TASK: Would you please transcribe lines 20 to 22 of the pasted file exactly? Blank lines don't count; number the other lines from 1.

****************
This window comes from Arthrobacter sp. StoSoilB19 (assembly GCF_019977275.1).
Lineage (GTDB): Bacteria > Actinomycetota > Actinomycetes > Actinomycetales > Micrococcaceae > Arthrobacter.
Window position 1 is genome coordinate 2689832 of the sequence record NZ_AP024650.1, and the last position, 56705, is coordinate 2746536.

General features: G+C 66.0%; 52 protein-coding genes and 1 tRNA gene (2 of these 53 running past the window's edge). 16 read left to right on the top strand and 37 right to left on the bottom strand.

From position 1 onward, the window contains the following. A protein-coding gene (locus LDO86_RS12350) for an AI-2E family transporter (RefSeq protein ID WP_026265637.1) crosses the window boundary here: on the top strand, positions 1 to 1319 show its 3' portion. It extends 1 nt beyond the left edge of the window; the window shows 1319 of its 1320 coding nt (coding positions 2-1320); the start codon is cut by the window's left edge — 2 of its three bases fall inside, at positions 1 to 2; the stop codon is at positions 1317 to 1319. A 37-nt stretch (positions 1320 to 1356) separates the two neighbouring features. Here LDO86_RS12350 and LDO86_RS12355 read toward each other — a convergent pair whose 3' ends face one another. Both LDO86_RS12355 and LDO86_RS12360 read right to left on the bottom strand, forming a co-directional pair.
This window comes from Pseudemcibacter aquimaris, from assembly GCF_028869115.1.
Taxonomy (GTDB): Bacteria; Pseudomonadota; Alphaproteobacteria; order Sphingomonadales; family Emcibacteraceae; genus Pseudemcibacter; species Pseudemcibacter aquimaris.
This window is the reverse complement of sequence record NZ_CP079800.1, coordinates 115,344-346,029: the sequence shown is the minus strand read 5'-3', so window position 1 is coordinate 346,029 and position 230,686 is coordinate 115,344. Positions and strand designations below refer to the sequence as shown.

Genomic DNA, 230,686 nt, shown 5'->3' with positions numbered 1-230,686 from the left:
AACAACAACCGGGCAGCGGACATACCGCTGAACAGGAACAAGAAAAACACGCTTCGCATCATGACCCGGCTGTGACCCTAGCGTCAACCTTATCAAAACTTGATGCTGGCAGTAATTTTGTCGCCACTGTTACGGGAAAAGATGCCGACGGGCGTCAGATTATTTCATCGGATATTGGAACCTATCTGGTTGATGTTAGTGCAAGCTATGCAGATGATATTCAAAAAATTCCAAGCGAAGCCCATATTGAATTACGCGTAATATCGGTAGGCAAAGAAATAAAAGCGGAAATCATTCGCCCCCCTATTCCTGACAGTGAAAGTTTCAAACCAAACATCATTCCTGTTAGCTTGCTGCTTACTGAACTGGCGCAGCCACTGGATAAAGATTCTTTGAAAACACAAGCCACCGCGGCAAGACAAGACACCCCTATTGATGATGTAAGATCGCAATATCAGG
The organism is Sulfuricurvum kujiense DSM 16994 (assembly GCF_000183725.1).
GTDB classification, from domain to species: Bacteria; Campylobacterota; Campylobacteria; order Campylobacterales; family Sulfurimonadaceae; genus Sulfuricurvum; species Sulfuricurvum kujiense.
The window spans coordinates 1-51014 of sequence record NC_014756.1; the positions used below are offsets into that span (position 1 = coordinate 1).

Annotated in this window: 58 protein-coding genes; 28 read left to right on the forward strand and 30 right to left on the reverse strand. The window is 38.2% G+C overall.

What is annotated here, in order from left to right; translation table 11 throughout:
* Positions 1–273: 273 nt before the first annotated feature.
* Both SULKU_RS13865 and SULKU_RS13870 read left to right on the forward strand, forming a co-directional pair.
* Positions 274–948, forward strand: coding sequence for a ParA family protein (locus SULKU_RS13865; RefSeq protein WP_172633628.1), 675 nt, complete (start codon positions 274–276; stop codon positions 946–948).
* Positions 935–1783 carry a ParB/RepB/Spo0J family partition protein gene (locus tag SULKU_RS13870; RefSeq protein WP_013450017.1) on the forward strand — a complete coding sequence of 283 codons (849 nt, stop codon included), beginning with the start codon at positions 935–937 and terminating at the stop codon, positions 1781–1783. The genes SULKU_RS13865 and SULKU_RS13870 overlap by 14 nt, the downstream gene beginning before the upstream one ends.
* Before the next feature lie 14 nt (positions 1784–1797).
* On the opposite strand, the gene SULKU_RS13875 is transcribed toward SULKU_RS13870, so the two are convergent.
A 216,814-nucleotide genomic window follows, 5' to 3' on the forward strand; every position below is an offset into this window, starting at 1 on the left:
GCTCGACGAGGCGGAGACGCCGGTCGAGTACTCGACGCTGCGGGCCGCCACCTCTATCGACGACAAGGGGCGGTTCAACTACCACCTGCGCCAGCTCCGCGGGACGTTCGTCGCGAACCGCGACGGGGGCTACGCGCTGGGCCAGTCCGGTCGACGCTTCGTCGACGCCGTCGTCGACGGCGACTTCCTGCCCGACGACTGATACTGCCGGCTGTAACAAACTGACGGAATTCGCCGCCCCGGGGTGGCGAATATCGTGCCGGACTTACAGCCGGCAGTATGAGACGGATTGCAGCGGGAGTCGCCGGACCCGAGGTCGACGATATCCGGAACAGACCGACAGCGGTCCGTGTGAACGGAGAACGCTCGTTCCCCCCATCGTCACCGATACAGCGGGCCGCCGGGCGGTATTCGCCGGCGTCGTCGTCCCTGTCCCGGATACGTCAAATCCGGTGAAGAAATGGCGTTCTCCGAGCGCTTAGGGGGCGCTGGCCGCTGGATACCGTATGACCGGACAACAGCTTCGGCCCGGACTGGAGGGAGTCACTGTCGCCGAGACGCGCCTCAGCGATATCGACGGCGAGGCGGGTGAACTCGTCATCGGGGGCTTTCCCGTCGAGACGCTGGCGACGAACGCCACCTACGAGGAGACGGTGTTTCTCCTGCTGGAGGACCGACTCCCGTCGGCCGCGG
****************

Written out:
* Before the next feature lie 14 nt (positions 1784–1797).
* On the opposite strand, the gene SULKU_RS13875 is transcribed toward SULKU_RS13870, so the two are convergent.
A 216,814-nucleotide genomic window follows, 5' to 3' on the forward strand; every position below is an offset into this window, starting at 1 on the left: